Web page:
Once the jury heard the evidence, it is reasonable that they assumed “where there's smoke, there's fire.” Nelson, 810 F.3d at 1069. And again, the limiting instructions in this case failed to mitigate the prejudice naturally flowing from this questioning. Cf. Barber, 725 F.3d at 717 (“At some point judicial presumptions must give way to commonsense, and the formulaic recitation of a pro forma limiting instruction may not suffice to cure an error as it may fail to instruct the jury meaningfully as to what it legitimately may do with the evidence.”). Therefore, the error in this case was not harmless and requires reversal.
For the foregoing reasons, we reverse the judgment below and remand for a new trial.
REVERSED AND REMANDED
1. Citations to the “S.J.A.” refer to the Supplemental Joint Appendix filed by the parties in this appeal.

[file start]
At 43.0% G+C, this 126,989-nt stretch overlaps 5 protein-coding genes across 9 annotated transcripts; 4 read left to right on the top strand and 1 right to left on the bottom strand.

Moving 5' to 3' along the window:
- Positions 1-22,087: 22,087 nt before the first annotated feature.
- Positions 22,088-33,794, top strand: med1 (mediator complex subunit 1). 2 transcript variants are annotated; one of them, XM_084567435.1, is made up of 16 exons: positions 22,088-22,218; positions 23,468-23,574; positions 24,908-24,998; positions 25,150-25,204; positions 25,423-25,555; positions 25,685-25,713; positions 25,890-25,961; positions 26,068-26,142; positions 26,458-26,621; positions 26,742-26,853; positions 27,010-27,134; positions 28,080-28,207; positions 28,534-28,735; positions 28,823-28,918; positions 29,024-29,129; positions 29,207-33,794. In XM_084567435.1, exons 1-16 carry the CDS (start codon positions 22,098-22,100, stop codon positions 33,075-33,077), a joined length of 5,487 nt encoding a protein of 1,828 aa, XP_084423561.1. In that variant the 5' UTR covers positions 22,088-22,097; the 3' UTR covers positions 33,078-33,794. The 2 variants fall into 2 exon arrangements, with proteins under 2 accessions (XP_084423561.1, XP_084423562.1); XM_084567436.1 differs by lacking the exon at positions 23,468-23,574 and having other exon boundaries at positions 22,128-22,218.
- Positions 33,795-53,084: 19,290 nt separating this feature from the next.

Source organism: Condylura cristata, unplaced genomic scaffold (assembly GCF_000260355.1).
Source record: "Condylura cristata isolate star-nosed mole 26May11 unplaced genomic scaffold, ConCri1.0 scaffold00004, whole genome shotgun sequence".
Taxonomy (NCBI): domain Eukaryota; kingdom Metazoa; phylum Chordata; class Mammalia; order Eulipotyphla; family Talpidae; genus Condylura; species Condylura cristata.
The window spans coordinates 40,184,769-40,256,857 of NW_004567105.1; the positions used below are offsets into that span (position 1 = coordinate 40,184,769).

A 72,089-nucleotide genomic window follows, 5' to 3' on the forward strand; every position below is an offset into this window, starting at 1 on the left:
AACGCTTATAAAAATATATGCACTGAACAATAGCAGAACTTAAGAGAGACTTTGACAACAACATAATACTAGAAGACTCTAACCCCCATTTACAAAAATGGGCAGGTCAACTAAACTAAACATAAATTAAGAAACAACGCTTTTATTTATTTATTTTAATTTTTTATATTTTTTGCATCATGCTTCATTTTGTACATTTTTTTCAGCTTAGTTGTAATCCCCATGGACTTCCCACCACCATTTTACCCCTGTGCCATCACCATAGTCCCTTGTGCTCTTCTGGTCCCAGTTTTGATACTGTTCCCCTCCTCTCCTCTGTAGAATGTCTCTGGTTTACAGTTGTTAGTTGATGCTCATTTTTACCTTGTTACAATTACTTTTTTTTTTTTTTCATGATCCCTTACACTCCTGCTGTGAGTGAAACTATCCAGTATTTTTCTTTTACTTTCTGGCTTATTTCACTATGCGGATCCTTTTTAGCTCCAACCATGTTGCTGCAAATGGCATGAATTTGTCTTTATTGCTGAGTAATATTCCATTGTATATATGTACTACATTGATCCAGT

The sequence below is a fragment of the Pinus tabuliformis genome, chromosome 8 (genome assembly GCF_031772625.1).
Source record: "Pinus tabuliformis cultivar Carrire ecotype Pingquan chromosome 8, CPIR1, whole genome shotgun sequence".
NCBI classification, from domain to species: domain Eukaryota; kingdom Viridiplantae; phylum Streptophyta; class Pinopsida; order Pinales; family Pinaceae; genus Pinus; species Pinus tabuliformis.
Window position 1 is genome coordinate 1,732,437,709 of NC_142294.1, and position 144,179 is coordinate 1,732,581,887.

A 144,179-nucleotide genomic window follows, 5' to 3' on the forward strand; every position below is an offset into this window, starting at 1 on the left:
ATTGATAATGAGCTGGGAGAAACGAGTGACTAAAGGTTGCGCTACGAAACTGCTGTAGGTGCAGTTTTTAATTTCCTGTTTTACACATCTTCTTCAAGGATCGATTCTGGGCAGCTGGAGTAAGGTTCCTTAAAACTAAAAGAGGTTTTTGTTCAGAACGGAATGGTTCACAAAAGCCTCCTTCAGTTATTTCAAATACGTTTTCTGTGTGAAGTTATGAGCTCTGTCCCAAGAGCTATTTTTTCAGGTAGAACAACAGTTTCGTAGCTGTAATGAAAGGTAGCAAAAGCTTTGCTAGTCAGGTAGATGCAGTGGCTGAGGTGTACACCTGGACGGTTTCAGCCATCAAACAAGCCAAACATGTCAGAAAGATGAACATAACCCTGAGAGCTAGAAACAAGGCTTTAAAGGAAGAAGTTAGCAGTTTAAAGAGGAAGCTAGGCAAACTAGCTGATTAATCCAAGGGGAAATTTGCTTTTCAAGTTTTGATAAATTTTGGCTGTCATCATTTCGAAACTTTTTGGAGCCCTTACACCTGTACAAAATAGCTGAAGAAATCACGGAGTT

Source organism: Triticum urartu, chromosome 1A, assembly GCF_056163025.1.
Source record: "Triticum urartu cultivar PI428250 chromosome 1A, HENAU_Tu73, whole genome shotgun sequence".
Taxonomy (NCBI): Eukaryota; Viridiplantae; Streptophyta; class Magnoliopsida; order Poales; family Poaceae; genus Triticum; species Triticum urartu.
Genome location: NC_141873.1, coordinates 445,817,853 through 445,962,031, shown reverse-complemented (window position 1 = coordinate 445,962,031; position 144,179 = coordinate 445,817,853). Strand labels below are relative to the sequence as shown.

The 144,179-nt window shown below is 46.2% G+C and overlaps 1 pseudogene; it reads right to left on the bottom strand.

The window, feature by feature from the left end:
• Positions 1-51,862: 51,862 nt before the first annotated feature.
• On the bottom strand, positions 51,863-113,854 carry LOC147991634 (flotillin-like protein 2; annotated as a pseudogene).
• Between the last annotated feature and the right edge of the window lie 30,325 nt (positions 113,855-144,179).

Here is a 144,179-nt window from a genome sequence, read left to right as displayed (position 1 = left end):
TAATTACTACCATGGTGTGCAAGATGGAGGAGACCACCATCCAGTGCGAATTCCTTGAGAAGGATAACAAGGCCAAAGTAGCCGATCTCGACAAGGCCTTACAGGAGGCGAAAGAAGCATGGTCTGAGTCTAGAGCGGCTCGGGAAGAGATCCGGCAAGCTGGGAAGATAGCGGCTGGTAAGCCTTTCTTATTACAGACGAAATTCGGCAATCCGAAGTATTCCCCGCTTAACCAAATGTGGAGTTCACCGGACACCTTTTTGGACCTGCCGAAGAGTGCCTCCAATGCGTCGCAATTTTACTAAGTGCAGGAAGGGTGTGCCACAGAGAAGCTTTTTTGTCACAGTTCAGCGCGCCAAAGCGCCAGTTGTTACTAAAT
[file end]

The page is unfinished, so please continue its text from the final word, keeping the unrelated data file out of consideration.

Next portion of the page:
2. Citations to the “J.A.” refer to the Joint Appendix filed by the parties in this appeal.
3. Monell v. Dep't of Soc. Servs., 436 U.S. 658 (1978).
4. The motion also mentioned a fourth arrest, which was not presented to the jury.
5. The district court later entered judgment in favor of BCPD and Batts pursuant to City of Los Angeles v. Heller, 475 U.S. 796, 799 (1986) (holding that where no underlying constitutional violation occurred, the city cannot be liable under Monell). See Order, Smith v. Baltimore City Police Dep't, No. 1:13-cv-1352 (D. Md. June 17, 2015), ECF No. 165.
6. Cf. United States v. Jones, 455 F.3d 800, 811 (7th Cir. 2006) (Easterbrook, J., concurring) (“Telling juries not to infer from the defendant's criminal record that someone who violated the law once is likely to do so again is like telling jurors to ignore the pink rhinoceros that just sauntered into the courtroom.”).
7. Appellees claim Smith did not properly object to the limiting instruction. However, directly after the district court gave the instructions above, Smith's counsel noted his “continuing objection,” to which the district court responded, “Oh, you have an absolutely continuing objection.” J.A. 134. We find this sufficient to preserve the argument for our review.
THACKER, Circuit Judge: